By: Henry Eden ~Staff Writer~
Xavier’s alternative break (AB) trip to Selma, Ala., was planned with the goal of allowing students to examine many different kinds of privilege in their own lives. Students’ reflection on everything from gender privilege to racial privilege was supposed to be a cornerstone in helping students to understand how privilege affects their lives back home.
What they found during their time in the city famous for the voting rights movement in 1965 lent a whole new meaning to the word.
XUAB: Selma student participants Aubrey Bourgeois, Garrison Mays, Jeremiah Pennebaker, Madison Steele and Michael McGrath all found the environment in Selma to be unlike anything they had seen before.
“Basically you still have almost 100 percent segregation” Bourgeois said.
“Right now the population is 20 percent white and 80 percent black and there’s not really much integration occurring between those two communities,” McGrath added. “And unfortunately there is not a lot of integration going on between those two communities, and this means there are a lot of groups coming to the community and trying to create social change and unfortunately not doing a very good job of that.”
The group of students found that despite its rich history in civil rights, Selma is unwelcoming to outsiders, and resistant to change. “It’s almost like it’s stuck in time, and they haven’t moved on from the original culmination of the voting rights movement,” Bourgeois said.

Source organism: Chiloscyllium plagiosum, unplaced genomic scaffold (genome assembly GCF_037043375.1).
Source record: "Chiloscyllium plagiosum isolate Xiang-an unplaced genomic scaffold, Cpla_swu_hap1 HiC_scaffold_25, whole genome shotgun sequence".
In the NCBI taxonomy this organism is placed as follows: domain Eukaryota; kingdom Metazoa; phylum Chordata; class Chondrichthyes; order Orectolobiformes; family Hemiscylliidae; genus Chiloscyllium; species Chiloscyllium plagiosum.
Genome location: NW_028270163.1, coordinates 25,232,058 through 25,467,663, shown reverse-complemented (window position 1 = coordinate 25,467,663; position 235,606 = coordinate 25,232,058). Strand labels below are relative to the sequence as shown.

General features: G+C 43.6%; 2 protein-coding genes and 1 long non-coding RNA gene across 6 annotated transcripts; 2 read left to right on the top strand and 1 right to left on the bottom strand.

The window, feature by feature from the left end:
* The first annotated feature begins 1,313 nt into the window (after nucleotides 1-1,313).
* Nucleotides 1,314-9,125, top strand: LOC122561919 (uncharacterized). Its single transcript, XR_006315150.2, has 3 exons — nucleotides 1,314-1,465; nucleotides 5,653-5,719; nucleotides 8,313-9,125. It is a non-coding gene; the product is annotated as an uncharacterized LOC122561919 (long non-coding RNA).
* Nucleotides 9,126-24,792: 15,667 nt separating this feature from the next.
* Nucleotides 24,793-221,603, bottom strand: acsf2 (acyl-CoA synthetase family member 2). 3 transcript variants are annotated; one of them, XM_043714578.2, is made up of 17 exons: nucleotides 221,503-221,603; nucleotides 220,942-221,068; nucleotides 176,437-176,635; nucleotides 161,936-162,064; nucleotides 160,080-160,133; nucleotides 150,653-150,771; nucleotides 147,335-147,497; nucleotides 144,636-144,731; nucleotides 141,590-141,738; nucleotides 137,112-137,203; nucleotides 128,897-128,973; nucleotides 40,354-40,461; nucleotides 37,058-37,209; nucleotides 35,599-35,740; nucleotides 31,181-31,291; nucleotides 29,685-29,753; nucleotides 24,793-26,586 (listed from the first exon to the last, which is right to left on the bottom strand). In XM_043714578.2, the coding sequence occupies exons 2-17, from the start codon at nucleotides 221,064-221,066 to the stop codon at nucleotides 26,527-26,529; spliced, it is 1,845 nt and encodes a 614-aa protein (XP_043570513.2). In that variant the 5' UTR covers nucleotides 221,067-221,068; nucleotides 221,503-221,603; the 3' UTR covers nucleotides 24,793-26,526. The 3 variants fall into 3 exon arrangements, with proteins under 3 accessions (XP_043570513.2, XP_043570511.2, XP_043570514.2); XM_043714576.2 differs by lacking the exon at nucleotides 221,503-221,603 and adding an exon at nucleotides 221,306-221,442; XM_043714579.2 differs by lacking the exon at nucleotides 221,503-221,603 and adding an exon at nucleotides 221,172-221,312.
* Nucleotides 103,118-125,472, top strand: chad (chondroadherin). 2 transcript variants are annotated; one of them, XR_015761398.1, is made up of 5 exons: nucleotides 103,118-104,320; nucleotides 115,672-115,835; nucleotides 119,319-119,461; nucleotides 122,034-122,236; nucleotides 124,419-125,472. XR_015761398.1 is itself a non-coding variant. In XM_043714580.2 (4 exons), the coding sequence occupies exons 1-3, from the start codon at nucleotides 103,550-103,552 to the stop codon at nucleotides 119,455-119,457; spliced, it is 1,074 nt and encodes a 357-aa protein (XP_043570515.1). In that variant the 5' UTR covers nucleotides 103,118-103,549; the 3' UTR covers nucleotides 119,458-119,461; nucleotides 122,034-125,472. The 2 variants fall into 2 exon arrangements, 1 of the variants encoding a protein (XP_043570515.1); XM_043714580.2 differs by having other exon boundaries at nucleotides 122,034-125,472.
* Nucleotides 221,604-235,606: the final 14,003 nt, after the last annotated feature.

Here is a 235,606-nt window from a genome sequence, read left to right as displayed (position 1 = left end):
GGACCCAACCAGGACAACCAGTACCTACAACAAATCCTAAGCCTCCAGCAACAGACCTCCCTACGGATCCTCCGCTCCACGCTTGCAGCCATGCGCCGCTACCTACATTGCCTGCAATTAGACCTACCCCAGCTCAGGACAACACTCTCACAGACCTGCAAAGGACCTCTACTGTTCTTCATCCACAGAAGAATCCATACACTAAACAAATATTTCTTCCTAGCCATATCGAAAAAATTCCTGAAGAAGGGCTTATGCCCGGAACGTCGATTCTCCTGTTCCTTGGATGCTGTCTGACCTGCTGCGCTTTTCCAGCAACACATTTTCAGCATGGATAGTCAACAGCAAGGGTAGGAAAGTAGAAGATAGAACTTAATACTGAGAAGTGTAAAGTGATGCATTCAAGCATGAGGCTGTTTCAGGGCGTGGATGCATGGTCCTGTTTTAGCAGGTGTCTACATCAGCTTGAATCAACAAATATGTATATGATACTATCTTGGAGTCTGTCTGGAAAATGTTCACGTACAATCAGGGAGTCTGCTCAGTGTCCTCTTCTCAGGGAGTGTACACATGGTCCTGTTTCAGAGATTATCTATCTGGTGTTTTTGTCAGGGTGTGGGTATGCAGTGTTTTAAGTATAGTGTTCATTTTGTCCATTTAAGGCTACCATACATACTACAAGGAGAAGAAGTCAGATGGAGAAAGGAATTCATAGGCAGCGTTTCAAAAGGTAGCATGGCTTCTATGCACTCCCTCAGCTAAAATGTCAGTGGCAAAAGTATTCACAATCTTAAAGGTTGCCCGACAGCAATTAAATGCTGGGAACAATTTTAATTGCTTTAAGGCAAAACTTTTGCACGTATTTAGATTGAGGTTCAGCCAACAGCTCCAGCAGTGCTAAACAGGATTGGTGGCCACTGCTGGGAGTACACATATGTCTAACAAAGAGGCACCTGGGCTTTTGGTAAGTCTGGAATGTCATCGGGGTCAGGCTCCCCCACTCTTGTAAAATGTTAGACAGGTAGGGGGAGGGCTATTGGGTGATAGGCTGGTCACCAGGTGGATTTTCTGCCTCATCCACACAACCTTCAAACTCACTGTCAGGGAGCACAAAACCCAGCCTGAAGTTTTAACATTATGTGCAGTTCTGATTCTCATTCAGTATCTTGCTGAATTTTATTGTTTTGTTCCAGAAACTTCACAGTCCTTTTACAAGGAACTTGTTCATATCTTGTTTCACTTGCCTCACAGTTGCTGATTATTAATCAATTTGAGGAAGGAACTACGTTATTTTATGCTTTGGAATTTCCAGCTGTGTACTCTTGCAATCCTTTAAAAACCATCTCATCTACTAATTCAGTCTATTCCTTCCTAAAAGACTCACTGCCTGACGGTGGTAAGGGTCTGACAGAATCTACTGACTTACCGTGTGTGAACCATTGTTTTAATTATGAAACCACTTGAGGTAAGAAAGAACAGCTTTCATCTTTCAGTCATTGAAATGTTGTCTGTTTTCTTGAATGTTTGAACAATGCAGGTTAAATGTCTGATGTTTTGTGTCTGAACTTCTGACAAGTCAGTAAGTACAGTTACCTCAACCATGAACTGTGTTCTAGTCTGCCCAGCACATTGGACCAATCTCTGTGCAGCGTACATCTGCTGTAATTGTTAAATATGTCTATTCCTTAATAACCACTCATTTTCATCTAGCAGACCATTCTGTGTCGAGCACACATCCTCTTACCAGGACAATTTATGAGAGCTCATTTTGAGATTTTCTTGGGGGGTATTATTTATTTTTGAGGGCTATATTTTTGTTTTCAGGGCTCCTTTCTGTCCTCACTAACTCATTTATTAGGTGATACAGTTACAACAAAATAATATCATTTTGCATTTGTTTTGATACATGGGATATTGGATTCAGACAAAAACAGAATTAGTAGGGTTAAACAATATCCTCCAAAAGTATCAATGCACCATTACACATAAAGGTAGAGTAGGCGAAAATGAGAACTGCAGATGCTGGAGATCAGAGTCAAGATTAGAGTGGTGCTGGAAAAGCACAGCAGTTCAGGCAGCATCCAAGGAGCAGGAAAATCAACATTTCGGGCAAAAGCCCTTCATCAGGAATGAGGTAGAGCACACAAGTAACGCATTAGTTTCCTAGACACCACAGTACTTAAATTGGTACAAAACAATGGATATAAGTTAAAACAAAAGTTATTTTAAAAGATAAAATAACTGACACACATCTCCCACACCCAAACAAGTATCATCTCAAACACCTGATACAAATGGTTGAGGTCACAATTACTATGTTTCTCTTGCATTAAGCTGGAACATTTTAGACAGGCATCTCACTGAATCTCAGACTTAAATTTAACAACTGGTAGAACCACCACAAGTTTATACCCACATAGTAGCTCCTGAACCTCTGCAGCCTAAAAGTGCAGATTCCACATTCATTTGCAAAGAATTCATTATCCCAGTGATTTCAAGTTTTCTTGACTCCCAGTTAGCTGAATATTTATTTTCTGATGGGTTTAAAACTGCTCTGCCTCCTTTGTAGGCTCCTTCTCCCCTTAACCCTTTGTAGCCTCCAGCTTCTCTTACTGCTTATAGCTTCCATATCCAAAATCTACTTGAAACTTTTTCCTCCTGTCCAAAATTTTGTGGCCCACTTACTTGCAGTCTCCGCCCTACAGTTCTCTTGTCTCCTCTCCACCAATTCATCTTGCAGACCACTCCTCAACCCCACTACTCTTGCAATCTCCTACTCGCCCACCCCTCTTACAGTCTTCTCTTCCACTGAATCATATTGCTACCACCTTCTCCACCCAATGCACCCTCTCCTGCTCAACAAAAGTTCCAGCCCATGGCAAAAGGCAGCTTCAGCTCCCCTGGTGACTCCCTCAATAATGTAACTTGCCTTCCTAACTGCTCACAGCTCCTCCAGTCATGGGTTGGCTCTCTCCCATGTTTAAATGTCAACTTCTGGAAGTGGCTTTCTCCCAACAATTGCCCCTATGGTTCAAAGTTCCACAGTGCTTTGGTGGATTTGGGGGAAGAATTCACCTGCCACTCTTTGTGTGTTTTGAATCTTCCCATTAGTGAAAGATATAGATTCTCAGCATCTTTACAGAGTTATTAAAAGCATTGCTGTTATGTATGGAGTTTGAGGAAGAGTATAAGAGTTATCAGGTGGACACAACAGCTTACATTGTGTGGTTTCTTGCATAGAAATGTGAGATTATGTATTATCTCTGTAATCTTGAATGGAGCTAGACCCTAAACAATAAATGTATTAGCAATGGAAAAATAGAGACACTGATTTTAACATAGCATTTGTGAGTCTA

The students said that many groups coming into Selma to create social change were unaware of their privilege, making it much more difficult to create progress, including the group that XUAB: Selma partnered with on their trip.
“People come in to change the community because they think they’re right. Privilege comes in in the way that you think that you have it best and end up disregarding other people and their cultures. That’s why some of the outside agitators weren’t as productive.” Student leader Jeremiah Pennebaker said.
The students also experienced segregation firsthand when they learned of one Selma establishment that continues to employ rules rooted in the city’s past.
“There is a country club that has come out and stated that they would not allow a black member, but they will have black workers. People who cook for them can be black and people who mow the lawn can be black, and these people have to enter through the back entrance.” Borgeois said.
“We considered going in, but we figured that would show the lack of privilege for us, that everyone else in our group would have.” Mays said. Mays and Pennebaker are two of the African American students who participated in the Selma trip. The students left Selma feeling unsettled and frustrated with how complacent the city seemed to be.
“Selma was very stuck in the past” Pennebaker said. “There are things people were fighting and dying for that still haven’t happened there.”
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